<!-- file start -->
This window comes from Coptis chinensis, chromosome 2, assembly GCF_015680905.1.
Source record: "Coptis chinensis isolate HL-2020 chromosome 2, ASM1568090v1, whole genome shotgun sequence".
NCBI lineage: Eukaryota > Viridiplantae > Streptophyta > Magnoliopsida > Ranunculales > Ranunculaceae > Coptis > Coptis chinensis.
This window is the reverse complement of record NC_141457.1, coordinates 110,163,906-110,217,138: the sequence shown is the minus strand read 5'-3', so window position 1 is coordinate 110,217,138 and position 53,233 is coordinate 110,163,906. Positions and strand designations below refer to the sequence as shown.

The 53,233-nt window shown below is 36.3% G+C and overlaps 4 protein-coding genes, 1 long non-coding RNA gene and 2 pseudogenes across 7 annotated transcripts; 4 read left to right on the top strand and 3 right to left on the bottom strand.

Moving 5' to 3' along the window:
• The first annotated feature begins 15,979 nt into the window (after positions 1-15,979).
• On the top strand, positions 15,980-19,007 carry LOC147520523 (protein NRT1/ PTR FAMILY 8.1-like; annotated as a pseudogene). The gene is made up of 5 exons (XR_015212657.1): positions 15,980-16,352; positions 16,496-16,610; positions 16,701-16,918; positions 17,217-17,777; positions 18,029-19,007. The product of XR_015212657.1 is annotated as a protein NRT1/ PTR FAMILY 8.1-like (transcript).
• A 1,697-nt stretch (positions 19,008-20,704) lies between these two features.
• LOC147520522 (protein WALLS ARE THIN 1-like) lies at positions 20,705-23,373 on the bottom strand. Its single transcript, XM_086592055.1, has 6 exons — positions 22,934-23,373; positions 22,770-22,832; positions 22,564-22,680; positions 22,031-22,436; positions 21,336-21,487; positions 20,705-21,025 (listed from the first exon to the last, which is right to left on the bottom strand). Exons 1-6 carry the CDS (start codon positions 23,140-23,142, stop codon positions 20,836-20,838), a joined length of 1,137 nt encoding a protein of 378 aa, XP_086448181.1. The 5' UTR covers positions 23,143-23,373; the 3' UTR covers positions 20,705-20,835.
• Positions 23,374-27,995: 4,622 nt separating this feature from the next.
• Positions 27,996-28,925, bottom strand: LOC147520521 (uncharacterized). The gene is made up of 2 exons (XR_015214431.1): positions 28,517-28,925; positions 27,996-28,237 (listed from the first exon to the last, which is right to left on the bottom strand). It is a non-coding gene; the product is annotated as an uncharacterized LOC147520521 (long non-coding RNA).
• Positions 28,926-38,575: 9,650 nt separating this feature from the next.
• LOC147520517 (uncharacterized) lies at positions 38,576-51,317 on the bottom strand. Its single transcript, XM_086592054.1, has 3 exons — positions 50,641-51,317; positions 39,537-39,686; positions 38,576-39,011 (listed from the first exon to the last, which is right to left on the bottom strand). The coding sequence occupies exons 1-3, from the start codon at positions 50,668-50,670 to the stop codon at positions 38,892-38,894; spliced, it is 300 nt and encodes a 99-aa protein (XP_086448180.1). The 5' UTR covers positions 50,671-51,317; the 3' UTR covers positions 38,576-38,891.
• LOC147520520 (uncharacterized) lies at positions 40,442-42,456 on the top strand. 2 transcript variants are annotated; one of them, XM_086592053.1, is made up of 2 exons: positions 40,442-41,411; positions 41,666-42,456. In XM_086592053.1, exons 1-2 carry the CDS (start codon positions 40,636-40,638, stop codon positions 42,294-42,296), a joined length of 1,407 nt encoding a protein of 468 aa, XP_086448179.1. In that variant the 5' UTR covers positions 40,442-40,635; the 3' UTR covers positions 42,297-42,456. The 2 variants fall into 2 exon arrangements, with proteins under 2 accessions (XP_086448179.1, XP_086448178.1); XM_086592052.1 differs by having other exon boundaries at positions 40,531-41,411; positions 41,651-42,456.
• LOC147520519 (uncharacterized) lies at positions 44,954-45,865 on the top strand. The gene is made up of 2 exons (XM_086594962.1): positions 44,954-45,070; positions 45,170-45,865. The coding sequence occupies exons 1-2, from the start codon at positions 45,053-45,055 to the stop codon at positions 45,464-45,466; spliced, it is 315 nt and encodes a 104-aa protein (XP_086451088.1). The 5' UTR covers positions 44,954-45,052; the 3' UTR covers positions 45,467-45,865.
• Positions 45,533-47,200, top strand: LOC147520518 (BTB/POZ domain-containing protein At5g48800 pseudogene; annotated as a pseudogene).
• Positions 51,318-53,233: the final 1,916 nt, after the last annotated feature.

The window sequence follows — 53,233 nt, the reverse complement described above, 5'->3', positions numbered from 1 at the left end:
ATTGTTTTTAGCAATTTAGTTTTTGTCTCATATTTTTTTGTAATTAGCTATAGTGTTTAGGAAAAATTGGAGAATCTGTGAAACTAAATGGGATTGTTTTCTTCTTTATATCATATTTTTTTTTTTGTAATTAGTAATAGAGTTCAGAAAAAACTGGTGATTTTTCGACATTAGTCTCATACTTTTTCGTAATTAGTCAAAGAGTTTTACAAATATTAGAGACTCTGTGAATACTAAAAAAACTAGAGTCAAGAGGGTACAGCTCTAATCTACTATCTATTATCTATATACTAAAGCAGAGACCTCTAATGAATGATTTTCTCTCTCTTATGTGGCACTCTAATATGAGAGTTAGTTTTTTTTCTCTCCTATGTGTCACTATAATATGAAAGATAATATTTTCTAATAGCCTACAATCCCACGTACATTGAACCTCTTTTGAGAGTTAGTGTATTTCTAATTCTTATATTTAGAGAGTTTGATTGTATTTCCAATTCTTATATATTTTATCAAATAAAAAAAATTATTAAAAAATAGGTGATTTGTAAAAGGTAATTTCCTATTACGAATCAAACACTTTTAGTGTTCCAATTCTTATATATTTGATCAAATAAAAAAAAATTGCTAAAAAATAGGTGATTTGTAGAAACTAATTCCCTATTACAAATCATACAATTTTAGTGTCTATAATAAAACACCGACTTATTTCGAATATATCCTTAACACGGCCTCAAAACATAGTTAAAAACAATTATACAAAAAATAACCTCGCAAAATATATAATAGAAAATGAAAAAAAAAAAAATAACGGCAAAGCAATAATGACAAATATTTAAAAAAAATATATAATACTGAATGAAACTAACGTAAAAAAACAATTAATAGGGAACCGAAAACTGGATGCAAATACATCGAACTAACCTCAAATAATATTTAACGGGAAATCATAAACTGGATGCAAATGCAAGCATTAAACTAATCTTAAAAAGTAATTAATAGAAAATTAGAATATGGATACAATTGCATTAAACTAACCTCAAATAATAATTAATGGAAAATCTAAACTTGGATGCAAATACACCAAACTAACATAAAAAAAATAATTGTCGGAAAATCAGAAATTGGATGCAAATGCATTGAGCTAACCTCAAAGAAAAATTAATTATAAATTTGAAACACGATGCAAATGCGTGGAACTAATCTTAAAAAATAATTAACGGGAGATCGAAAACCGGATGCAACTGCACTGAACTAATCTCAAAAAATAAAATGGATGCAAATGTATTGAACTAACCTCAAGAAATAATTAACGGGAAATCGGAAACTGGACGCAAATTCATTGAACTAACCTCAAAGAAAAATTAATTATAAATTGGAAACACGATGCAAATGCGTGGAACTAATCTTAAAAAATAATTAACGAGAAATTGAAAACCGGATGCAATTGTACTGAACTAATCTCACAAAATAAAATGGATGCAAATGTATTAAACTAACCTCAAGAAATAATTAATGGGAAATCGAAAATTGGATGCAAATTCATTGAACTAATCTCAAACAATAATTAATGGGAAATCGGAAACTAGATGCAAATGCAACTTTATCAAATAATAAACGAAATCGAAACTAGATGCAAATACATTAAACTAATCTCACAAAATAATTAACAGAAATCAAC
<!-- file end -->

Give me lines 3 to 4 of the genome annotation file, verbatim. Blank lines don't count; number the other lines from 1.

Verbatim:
NCBI lineage: Eukaryota > Viridiplantae > Streptophyta > Magnoliopsida > Ranunculales > Ranunculaceae > Coptis > Coptis chinensis.
This window is the reverse complement of record NC_141457.1, coordinates 110,163,906-110,217,138: the sequence shown is the minus strand read 5'-3', so window position 1 is coordinate 110,217,138 and position 53,233 is coordinate 110,163,906. Positions and strand designations below refer to the sequence as shown.